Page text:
COVID relief programs can hardly afford a third black eye


The past week has been a tough one for federal coronavirus loan programs targeting businesses. First, JPMorgan Chase sent a cryptic warning in a note to its 250,000+ employees around the world, stating that it had “seen conduct”, including misuse of loans by customers and staff, “which falls short of our business and ethical principles – and may even be illegal “.

It was then reported that the bank fired several employees who inappropriately requested and received funds under the Economic Disaster Lending Program (EIDL) after noticing suspicious sums of money being deposited. on checking accounts belonging to bank employees. The Inspector General of the Small Business Administration (SBA) in July called for closer monitoring of the program due to fraud issues.

Then Project On Government Oversight (POGO) found banks in July more than double the number of reports of suspected commercial loan fraud in the previous month. June’s number – the previous record – was more than triple the monthly average recorded by the Financial Crimes Enforcement Network (FinCEN) since 2014. The report came on the same day that the Justice Department announced it had loaded 57 people with the Paycheck Protection Program (PPP) fraud since April.

Considering those twin black eyes, it’s no wonder lawmakers go to such lengths to see that the other another coronavirus rescue plan – the Main Street Lending Program – is succeeding.

The problem is the program’s moribund interest level on the part of potential borrowers. Only $ 1.2 billion of the $ 600 billion earmarked for the program had been loaned between the Main Street launch on June 15 and September 3. By comparison, the first wave of $ 350 billion PPP sold out in 13 days.

Legislators and experts during a hearing on Wednesday debated how to showcase the program. Suggestions ranged from reducing the amount of risk banks would bear to lowering the minimum lending threshold so more businesses would qualify. The Fed already has tried each of these measures – leave the banks responsible for 5% of the riskiest loans in the program instead of 15%, and lower the minimum to $ 250,000 from $ 1 million.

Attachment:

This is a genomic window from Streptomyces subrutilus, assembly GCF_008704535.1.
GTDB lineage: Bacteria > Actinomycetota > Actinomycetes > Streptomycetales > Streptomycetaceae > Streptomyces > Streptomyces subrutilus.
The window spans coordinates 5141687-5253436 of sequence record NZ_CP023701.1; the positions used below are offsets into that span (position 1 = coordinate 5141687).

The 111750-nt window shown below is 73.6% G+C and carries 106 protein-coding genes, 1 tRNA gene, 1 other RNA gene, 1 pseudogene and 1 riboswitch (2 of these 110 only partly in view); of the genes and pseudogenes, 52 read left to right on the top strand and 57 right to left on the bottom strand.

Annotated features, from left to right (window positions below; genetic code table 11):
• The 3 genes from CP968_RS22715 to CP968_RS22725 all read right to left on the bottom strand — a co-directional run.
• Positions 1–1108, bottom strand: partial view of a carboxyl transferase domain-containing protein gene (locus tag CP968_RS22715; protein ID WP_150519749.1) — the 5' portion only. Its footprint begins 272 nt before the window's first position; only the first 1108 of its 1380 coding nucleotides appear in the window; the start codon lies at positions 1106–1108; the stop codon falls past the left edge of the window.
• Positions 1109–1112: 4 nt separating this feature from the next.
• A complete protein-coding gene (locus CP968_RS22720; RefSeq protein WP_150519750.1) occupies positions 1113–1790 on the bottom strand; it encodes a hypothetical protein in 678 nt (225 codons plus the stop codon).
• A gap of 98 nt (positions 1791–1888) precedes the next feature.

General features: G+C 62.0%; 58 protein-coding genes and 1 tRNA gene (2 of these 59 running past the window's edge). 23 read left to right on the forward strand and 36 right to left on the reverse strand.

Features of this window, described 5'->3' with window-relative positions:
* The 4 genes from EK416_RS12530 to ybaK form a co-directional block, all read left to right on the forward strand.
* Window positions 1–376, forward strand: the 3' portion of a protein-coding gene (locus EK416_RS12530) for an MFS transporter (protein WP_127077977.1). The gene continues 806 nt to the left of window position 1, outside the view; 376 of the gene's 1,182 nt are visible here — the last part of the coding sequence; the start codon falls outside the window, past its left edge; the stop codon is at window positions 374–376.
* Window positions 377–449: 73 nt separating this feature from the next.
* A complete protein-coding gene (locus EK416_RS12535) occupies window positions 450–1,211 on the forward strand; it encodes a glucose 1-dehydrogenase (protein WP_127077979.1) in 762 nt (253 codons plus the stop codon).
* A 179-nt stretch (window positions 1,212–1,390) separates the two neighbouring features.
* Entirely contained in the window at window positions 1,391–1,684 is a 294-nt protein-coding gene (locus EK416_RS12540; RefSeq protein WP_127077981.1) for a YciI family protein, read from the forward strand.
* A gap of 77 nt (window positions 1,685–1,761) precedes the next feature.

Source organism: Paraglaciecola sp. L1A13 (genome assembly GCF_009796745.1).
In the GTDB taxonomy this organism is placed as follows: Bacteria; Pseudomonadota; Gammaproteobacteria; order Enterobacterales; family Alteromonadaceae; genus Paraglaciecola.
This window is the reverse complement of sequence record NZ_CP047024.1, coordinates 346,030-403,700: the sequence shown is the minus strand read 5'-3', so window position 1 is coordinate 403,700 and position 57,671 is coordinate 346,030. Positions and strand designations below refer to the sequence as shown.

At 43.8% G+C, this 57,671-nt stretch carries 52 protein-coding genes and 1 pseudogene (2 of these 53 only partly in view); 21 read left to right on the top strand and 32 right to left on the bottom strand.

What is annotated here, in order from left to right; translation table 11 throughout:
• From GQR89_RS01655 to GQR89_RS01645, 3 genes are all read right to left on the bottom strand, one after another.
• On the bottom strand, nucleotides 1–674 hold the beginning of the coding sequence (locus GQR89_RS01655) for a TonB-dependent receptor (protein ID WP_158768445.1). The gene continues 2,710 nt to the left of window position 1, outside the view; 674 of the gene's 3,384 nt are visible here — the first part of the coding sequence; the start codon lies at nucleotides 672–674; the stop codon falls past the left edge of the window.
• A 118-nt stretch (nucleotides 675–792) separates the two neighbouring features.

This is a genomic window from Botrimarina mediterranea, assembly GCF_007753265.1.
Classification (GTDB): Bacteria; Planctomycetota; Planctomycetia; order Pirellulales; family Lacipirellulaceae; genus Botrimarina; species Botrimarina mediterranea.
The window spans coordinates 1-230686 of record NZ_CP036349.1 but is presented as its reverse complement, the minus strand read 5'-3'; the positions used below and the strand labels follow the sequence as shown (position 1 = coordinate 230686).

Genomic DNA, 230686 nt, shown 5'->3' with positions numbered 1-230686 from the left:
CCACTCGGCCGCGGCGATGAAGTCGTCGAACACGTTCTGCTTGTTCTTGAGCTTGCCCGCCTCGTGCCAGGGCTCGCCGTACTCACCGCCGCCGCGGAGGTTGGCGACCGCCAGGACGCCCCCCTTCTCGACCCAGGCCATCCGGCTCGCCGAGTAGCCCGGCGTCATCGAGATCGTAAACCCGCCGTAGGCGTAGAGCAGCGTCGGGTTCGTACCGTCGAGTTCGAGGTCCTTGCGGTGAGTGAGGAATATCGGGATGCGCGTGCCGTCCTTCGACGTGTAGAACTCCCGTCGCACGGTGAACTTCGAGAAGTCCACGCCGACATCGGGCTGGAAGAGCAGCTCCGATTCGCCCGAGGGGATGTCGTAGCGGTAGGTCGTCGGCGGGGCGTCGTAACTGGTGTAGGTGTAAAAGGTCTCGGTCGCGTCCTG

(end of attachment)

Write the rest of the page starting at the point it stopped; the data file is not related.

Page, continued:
The latter failed to convince small borrowers. Alone 11 of 118 loans approved under the program at the end of August were less than $ 1 million.

Nevertheless, Hal Scott, Chairman of the Committee on Capital Markets Regulation, testified on Wednesday he recommended that the Fed buy 100% of the Main Street loans from the banks and reduce the minimum loan threshold to $ 100,000. He also suggested a much longer repayment term for borrowers. The Fed also extended the loan term from four to five years in June. Scott in research 10.

Borrowers can now defer principal payments on their loans for two years.

“The current approach has been tried and found to be insufficient,” Scott said at the hearing.

A long-held theory regarding the relative paucity of demand for Main Street loans is that borrowers find credit elsewhere. Senator Pat Toomey, R-Pa., Supported this hypothesis during Wednesday’s hearing, saying that this scenario was “entirely possible”, but that it was “still too early to call this program a failure. “.

Still, Toomey added, creating a system in which the Fed buys 100% of Main Street loans, rather than 95%, poses “an obvious challenge.”

The 5% creditors’ buy-in is “meant to encourage banks to make an appropriate underwriting,” Toomey said.

Senator Tim Scott, RS.C., recommended softening another benefit. “How could the Fed and the Treasury reconsider the program’s administrative fee model to better incentivize lenders and small service providers?” ” He asked.

Eric Rosengren, chairman of the Boston Fed, which administers the Main Street program, cautioned against adding too much risk.

“It is important that Congress make it clear what level of risk it wants,” said Rosengren The Washington Post. “Right now it’s easy to say, ‘We want a lot of loans.’ But in a year and a half people will want to know why these loans have gone badly. “

The restrictions, not the risks, were at the origin of the Senate Banking Committee Chairman Mike Crapo’s reservations about the program.

“I am still concerned that incorporating widespread restrictions into these facilities will render the facilities inefficient and leave businesses and their employees without critical resources they desperately need,” said the Republican of Idaho.

The restrictions – or perhaps their constant modification – may have contributed to the loss of PPP. Between April and August, the SBA released no less than 20 updates to its guidance, which may have cast doubt on lenders as to whether they would be left behind. The changed criteria also left borrowers wondering if their loans would be canceled.

Scott testified that Treasury Secretary Steven Mnuchin has adjusted his own expectations on Main Street production – estimating the program will end with around $ 50 billion in loans out of its $ 600 billion pot.

It’s understandable that lawmakers, federal agencies, and those affected want to optimize Main Street. Maybe some extra tinkering will help him finally find his audience and succeed where other coronavirus relief programs have failed. But one thing is certain: lawmakers and federal agencies have no room for a third black eye.


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